We needed to randomize a list of values, so I quickly wrote the following code:
What do you expect the output to be?
- A –> 2431
- B –> 2571
- C -> 4998
The number vary slightly, but they are surprisingly consistent overall. C is about 50% likely to be at the head of the list, but I wanted the probability to be 33% obviously.
Can you figure out why this is the case? In order to sort, we need to compare the values. And we do that in a random fashion. We start by comparing A and B, and they have 50% change of either one of them being first.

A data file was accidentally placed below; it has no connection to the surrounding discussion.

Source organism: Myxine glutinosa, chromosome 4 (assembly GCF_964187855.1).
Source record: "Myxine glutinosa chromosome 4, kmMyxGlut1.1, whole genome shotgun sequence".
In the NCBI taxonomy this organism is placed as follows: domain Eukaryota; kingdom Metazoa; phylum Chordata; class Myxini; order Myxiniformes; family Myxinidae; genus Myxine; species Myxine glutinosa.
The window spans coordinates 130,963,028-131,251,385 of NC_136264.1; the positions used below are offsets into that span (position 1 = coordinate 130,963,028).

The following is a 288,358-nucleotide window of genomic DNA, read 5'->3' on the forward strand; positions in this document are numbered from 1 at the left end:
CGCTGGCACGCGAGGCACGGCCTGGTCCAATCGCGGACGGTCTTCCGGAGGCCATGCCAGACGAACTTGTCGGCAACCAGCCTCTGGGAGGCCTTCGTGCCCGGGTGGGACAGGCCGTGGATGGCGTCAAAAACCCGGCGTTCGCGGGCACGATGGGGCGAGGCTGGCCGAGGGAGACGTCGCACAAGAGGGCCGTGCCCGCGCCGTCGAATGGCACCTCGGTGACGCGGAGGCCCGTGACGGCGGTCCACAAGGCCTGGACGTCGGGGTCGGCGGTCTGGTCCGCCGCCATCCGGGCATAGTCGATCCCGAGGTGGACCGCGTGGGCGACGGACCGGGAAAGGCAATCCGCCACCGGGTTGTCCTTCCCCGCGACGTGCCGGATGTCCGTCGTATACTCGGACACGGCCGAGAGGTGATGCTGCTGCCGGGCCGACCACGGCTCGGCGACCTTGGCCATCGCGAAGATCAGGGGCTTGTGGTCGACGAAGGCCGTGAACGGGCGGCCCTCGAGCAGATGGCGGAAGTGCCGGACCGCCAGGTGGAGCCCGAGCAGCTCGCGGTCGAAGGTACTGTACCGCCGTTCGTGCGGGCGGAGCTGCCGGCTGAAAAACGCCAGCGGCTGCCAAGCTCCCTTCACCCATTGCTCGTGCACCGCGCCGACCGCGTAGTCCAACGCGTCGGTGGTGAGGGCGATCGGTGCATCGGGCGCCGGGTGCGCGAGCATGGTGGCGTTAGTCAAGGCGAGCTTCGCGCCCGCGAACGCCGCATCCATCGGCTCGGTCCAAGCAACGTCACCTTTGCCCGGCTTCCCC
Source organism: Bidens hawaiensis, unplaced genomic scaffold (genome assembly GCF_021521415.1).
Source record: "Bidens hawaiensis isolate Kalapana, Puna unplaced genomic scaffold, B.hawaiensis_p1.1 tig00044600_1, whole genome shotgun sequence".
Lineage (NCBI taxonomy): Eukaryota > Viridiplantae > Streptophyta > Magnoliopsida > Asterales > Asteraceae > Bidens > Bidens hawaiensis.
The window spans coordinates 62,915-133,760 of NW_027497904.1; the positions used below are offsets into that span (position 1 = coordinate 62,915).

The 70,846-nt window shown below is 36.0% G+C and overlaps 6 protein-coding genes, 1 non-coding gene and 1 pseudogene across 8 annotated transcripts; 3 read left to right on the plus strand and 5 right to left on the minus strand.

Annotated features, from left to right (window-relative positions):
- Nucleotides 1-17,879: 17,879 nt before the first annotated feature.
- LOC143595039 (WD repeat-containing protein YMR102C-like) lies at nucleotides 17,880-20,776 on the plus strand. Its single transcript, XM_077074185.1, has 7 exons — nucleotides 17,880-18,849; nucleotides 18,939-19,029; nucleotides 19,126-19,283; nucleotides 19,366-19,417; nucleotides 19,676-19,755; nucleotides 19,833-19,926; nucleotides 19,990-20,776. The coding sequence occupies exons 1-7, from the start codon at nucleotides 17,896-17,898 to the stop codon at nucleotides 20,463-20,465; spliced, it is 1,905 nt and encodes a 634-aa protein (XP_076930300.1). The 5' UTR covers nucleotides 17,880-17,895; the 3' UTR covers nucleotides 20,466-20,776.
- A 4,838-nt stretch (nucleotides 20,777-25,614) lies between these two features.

Then we compare the winner (A | B) to C, and there is a 50% chance of C being first. In other words, because we compare C to the top once, it has a 50% chance of being first. But for A and B, they need to pass two 50% chances to get to the top, so they are only there 25% of the time.
When we figured out why this is happening, I immediately thought of the Monty Hall problem.
The right solution is the Fisher-Yates algorithm, and here is how you want to implement it.